Intel manufactured the first microprocessor, the 4-bit 4004, in the early 1970s which was basically just a number-crunching machine. Shortly afterwards they developed the 8008 and 8080, both 8-bit, and Motorola followed suit with their 6800 which was equivalent to Intel's 8080. The companies then fabricated 16-bit microprocessors, Motorola had their 68000 and Intel the 8086 and 8088; the former would be the basis for Intel's 80386 32-bit and later their popular Pentium lineup which were in the first consumer-based PCs. [18, 19] Each generation of processors grew smaller, faster, dissipated more heat, and consumed more power.
One of the guiding principles of computer architecture is known as Moore's Law. In 1965 Gordon Moore stated that the number of transistors on a chip will roughly double each year (he later refined this, in 1975, to every two years). What is often quoted as Moore's Law is Dave House's revision that computer performance will double every 18 months.  The graph in Figure 1 plots many of the early microprocessors briefly discussed in Section 1.1 against the number of transistors per chip.
Figure 1: Depiction of Moore's Law 
As shown in Figure 1, the number of transistors has roughly doubled every 2 years. Moore's law continues to reign; for example, Intel is set to produce the 'world's first 2 billion transistor microprocessor' "Tukwila" later in 2008.  House's prediction, however, needs another correction. Throughout the 1990's and the earlier part of this decade microprocessor frequency was synonymous with performance; higher frequency meant a faster, more capable computer. Since processor frequency has reached a plateau, we must now consider other aspects of the overall performance of a system: power consumption, temperature dissipation, frequency, and number of cores. Multicore processors are often run at slower frequencies, but have much better performance than a single-core processor because 'two heads are better than one'.
Past Efforts to Increase Efficiency
As touched upon above, from the introduction of Intel's 8086 through the Pentium 4 an increase in performance, from one generation to the next, was seen as an increase in processor frequency. For example, the Pentium 4 ranged in speed (frequency) from 1.3 to 3.8 GHz over its 8 year lifetime. The physical size of chips decreased while the number of transistors per chip increased; clock speeds increased which boosted the heat dissipation across the chip to a dangerous level.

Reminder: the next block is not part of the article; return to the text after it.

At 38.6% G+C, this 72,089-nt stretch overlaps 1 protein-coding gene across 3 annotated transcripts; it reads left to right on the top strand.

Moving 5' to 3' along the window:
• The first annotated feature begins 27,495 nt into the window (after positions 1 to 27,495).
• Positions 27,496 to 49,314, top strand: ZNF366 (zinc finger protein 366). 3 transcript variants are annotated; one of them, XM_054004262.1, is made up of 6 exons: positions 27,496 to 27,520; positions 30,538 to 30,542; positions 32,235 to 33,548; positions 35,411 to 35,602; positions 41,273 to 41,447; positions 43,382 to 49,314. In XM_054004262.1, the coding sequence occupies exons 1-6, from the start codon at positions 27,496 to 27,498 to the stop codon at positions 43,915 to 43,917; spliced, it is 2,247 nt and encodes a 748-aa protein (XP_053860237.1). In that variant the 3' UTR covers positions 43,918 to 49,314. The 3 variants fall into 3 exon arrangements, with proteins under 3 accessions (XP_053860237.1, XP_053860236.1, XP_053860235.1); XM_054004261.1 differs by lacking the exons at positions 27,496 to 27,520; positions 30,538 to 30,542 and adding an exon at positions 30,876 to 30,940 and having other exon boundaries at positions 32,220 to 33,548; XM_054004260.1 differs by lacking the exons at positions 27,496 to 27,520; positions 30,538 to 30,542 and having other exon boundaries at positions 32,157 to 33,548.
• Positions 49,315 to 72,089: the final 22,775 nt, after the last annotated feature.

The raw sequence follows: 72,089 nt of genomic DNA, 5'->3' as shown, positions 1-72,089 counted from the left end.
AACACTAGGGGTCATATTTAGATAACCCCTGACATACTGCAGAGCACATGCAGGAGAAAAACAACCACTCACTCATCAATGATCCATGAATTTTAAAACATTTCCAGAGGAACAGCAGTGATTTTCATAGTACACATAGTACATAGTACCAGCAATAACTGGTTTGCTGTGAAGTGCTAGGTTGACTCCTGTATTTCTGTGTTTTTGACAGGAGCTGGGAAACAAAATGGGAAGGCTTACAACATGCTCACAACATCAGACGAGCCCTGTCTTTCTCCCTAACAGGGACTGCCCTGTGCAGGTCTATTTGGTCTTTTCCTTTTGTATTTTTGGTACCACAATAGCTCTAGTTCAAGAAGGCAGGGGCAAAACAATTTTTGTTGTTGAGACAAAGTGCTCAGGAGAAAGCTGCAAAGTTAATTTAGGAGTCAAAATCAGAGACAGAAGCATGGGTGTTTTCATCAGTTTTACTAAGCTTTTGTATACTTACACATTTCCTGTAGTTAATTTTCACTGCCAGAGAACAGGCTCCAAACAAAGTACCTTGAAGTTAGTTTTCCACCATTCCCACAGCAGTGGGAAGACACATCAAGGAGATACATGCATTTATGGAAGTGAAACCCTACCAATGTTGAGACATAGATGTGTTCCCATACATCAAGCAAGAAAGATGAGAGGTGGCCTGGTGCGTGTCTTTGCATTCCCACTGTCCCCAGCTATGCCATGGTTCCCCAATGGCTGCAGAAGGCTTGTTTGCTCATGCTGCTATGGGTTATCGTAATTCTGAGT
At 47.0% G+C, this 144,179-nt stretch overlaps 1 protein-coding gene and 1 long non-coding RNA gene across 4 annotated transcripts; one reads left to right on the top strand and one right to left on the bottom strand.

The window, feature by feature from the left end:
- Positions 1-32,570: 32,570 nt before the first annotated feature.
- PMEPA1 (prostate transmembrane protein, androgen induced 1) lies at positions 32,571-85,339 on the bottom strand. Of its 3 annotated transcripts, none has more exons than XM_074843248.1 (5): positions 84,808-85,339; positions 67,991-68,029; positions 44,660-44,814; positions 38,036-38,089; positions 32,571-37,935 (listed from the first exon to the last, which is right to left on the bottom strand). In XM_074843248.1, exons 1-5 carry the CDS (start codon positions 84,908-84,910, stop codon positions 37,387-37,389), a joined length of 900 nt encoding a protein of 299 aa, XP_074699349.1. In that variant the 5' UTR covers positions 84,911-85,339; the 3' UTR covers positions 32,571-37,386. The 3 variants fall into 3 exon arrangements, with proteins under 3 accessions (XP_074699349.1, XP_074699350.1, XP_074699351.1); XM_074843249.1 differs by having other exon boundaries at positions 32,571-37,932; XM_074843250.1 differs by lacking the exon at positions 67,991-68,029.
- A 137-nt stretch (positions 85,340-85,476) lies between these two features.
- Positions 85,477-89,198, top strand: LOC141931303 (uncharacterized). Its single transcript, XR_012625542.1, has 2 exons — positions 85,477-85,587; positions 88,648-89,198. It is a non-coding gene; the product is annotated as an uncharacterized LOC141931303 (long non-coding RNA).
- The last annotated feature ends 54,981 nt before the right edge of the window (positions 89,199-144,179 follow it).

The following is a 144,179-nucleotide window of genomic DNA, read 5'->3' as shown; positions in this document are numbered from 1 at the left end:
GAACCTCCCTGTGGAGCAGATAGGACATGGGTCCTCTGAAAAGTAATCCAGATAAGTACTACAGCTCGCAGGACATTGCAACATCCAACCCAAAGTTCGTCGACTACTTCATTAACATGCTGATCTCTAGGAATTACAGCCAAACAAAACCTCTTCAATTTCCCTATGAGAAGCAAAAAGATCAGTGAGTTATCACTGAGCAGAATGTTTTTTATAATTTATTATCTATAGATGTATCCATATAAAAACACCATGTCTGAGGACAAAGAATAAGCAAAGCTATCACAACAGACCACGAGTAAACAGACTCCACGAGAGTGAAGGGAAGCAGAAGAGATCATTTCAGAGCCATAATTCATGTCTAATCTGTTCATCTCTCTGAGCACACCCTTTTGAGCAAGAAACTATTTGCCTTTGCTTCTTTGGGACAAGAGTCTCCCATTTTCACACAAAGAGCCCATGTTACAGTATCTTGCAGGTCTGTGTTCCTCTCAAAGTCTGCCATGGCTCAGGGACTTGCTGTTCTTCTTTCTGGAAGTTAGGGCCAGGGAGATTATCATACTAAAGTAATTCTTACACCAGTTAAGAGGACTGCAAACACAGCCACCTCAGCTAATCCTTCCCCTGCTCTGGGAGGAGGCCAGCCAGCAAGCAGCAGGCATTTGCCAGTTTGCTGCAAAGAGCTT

To gain performance within a single core many techniques are used. Superscalar processors with the ability to issue multiple instructions concurrently are the standard. In these pipelines, instructions are pre-fetched, split into sub-components and executed out-of-order. A major focus of computer architects is the branch instruction. Branch instructions are the equivalent of a fork in the road; the processor has to gather all necessary information before making a decision. In order to speed up this process, the processor predicts which path will be taken; if the wrong path is chosen the processor must throw out any data computed while taking the wrong path and backtrack to take the correct path. Often even when an incorrect branch is taken the effect is equivalent to having waited to take the correct path. Branches are also removed using loop unrolling and sophisticated neural network-based predictors are used to minimize the misprediction rate. Other techniques used for performance enhancement include register renaming, trace caches, reorder buffers, dynamic/software scheduling, and data value prediction.
There have also been advances in power- and temperature-aware architectures. There are two flavors of power-sensitive architectures: low-power and power-aware designs. Low-power architectures minimize power consumption while satisfying performance constraints, e.g. embedded systems where low-power and real-time performance are vital. Power-aware architectures maximize performance parameters while satisfying power constraints. Temperature-aware design uses simulation to determine where hot spots lie on the chips and revises the architecture to decrease the number and effect of hot spots.
The Need for Multicore
Due to advances in circuit technology and performance
limitation in wide-issue, super-speculative processors, Chip-Multiprocessors
(CMP) or multi-core technology has become the mainstream in CPU
Speeding up processor frequency had run its course in the earlier part of this decade; computer architects needed a new approach to improve performance. Adding an additional processing core to the same chip would, in theory, result in twice the performance and dissipate less heat, though in practice the actual speed of each core is slower than the fastest single core processor. In September 2005 the IEE Review noted that "power consumption increases by 60% with every 400MHz rise in clock speed…But the dual-core approach means you can get a significant boost in performance without the need to run at ruinous clock rates." 
Multicore is not a new concept, as the idea has been used in embedded systems and for specialized applications for some time, but recently the technology has become mainstream with Intel and Advanced Micro Devices (AMD) introducing many commercially available multicore chips. In contrast to commercially available two and four core machines in 2008, some experts believe that "by 2017 embedded processors could sport 4,096 cores, server CPUs might have 512 cores and desktop chips could use 128 cores."  This rate of growth is astounding considering that current desktop chips are on the cusp of using four cores and a single core has been used for the past 30 years.
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